The day before the parade, my ex and I returned from a road trip up the coast with the kids. Before we left, my daughter bet me five dollars we wouldn’t be able to get through the weekend without fighting. I’m happy to say, she lost. I didn’t agree to go because I wanted to go on a trip and stay in fancy hotels and eat at lavish restaurants. I agreed probably for the same reason Jen agreed to march in the parade with Ben by her side, carrying their youngest on the shoulders that had once been adorned with a superhero cape. Because in a town where people are more impressed with fame and cars and houses than they are with the simplicities of life, such as the calming view of the Pacific, or the beauty of the perfumed flora growing in the mountains after a spring rain, or asking someone how their day is going, people tend to lose sight of those around them. This, to me, is very sad.
It gives me hope the power couple known as Ben and Jen are raising the bar, setting a new standard for the public to emulate. I refuse to allow my children to watch the Kardashians or any other reality show that glorifies the ugliness of egocentricity, where people don’t know how to ask, “How was your day?” since it’s not in their vocabulary. And it’s not easy, I know this first hand, but in a place like the Palisades, what Ben and Jen are doing is revolutionary, and in my eyes, this makes them the most powerful couple of all, not because of their wealth or their credentials, but because of the love they have for their family and their willingness to put their grievances aside for at least one day and march with their children in the parade. Getting along with my ex, forgiving him, learning to love him as a friend, as my family was the most difficult challenge of my life, but in the end, the rewards were worth the struggle and so is the confident air I see in my children as they navigate their way through the teens.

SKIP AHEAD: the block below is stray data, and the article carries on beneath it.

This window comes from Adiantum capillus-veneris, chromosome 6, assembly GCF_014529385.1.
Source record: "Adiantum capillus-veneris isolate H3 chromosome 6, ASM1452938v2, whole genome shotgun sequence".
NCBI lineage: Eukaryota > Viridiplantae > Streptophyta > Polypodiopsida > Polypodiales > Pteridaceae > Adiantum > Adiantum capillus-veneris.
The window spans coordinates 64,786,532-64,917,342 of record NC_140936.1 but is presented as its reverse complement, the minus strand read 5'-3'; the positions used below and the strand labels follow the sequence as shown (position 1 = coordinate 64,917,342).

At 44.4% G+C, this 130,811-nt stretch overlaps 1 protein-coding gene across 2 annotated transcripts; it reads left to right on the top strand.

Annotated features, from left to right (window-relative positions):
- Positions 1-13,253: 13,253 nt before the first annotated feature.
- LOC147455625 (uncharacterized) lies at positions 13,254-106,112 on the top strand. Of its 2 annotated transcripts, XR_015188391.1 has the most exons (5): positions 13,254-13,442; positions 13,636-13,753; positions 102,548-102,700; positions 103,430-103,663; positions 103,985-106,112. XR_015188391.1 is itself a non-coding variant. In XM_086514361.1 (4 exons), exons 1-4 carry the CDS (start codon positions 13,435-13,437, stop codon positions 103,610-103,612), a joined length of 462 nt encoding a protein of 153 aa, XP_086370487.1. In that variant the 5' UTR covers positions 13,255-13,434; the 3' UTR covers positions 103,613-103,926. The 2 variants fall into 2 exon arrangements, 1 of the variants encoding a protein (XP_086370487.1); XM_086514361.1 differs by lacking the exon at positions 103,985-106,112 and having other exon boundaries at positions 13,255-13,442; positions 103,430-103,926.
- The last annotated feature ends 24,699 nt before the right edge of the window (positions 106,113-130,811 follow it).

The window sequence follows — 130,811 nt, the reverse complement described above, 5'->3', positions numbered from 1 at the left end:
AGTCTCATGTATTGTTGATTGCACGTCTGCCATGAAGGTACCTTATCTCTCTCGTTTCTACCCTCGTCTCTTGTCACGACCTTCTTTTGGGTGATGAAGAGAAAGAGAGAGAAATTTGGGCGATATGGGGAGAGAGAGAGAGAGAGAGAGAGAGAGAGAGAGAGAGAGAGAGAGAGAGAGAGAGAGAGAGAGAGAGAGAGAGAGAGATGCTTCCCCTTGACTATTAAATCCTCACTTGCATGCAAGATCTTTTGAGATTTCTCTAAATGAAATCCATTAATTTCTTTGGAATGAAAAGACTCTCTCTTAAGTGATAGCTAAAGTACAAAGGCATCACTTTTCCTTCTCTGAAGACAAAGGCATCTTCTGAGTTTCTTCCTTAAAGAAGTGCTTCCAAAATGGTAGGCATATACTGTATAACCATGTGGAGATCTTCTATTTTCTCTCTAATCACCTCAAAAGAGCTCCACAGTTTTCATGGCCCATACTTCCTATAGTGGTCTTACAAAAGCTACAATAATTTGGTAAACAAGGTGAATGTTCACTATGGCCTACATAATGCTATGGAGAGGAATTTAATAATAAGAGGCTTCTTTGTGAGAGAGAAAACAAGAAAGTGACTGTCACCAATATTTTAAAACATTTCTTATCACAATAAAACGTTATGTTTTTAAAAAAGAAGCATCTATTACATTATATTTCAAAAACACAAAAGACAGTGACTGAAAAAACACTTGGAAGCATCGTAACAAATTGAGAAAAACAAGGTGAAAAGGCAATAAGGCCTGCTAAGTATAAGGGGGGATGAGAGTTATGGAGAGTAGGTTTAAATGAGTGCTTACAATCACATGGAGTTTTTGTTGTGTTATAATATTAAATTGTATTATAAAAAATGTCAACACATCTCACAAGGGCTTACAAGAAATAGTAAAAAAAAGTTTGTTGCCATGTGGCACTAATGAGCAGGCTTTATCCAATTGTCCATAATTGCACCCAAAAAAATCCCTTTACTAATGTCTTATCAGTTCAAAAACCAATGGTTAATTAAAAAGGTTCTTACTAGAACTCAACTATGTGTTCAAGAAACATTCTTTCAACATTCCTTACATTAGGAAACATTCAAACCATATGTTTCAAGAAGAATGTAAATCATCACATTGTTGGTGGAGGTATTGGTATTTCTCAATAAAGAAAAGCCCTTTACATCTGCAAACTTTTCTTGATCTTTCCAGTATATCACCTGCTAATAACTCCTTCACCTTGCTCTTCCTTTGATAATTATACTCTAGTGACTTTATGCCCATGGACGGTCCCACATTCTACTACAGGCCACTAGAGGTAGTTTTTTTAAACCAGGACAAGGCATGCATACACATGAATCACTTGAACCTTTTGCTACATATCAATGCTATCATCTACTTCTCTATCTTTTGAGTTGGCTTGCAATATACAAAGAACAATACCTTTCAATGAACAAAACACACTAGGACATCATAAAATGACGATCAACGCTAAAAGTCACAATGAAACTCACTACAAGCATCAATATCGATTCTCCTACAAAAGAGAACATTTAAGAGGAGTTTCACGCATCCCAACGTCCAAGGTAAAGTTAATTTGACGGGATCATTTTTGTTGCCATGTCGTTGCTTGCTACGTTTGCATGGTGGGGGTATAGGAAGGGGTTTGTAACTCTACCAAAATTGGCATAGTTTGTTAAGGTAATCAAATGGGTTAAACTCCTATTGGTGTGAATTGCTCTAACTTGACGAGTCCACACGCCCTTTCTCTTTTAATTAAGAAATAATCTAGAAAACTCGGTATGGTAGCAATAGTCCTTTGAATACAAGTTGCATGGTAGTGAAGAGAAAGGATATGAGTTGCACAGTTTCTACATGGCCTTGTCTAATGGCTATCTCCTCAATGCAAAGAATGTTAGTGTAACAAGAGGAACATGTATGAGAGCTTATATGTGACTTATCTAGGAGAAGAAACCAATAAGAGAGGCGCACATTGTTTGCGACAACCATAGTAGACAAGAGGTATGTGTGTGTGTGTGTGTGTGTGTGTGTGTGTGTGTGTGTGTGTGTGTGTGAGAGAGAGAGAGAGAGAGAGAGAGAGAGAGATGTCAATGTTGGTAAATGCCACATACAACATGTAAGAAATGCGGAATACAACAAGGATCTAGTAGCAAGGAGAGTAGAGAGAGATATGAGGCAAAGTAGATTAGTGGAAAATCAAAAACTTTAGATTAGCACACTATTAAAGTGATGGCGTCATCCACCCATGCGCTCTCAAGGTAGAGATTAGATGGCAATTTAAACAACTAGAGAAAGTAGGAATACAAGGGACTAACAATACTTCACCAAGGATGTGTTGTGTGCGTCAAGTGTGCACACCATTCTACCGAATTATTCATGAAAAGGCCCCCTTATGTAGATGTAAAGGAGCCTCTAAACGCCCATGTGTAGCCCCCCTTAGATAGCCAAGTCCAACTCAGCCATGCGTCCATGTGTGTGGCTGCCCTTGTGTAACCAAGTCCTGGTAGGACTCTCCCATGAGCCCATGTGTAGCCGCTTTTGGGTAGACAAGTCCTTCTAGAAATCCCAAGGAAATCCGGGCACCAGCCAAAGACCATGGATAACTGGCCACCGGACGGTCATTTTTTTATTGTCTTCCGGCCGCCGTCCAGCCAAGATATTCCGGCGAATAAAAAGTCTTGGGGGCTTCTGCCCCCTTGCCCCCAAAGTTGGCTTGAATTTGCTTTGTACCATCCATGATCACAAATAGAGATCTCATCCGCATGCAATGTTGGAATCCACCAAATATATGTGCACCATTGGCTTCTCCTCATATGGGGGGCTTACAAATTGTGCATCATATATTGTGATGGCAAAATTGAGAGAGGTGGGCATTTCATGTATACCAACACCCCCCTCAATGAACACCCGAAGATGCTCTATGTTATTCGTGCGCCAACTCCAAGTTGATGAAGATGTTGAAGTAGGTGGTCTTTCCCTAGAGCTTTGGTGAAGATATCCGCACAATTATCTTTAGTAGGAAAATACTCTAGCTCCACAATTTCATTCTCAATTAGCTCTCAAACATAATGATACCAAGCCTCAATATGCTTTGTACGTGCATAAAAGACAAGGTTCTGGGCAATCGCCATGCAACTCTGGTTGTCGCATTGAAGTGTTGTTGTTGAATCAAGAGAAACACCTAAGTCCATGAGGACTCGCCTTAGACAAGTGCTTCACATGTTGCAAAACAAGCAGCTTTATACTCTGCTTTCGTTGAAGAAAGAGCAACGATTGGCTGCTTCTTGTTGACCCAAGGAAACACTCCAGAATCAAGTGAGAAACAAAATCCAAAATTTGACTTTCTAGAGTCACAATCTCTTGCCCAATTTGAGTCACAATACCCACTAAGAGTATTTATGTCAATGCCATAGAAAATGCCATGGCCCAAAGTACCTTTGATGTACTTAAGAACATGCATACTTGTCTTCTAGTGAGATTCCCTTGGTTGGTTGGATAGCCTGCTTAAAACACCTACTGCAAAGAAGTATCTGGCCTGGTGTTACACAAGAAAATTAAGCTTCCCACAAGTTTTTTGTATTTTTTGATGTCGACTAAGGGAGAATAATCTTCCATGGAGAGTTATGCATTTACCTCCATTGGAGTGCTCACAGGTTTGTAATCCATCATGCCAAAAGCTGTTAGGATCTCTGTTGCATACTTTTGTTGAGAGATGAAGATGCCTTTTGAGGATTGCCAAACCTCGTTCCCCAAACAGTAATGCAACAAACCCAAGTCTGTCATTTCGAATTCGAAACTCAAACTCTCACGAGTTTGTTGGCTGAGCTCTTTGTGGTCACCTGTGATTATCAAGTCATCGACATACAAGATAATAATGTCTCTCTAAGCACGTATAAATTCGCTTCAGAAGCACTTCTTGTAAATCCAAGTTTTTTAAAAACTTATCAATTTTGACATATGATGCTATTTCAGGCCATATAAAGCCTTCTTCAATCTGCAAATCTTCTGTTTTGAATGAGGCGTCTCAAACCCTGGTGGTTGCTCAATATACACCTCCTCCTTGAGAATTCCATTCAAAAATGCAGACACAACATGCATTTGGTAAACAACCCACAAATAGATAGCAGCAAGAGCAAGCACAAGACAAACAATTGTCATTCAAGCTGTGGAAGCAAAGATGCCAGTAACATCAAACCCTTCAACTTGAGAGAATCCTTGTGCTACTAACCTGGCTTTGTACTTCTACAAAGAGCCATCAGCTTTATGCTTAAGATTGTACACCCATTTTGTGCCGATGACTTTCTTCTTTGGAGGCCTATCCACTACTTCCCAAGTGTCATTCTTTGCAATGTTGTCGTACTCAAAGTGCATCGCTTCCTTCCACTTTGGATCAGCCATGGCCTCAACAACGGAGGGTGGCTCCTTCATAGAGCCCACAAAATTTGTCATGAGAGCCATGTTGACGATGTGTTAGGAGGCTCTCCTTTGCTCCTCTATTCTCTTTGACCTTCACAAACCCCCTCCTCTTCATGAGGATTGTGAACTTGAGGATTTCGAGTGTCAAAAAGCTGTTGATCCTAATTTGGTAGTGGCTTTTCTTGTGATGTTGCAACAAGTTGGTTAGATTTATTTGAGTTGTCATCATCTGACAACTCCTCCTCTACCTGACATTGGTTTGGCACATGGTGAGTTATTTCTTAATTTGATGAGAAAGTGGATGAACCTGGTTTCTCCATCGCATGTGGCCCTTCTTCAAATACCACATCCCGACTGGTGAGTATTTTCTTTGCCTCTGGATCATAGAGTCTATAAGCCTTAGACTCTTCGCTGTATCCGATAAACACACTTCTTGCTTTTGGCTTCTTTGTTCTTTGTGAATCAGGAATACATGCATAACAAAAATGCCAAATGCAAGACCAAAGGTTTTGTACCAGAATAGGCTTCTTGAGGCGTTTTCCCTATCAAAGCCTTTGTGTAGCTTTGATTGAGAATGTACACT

After the parade, my ex, my son and I walked our dog down to the bluffs to look out upon the vast Pacific, the water mottled with sails and seagulls, the beaches peppered with vibrant umbrellas making the scene below look like a masterpiece by Christo.
“How was your holiday so far?” my son asked me.
“I had a great holiday, thanks,” I said, and then I asked him how was his.
“It was the best,” he said. “Because we spent it as a happy family.”
Yes we did. Perhaps we’re not the typical Palisadian family, because I chose amnesty over the almighty dollar, and it’s awkward for my ex and I to date because people still think we’re together, or sometimes it confuses people as to whether they should invite us to parties as a single or a couple. But we’re a family nonetheless, like Ben and Jen, even if the court papers indicate otherwise.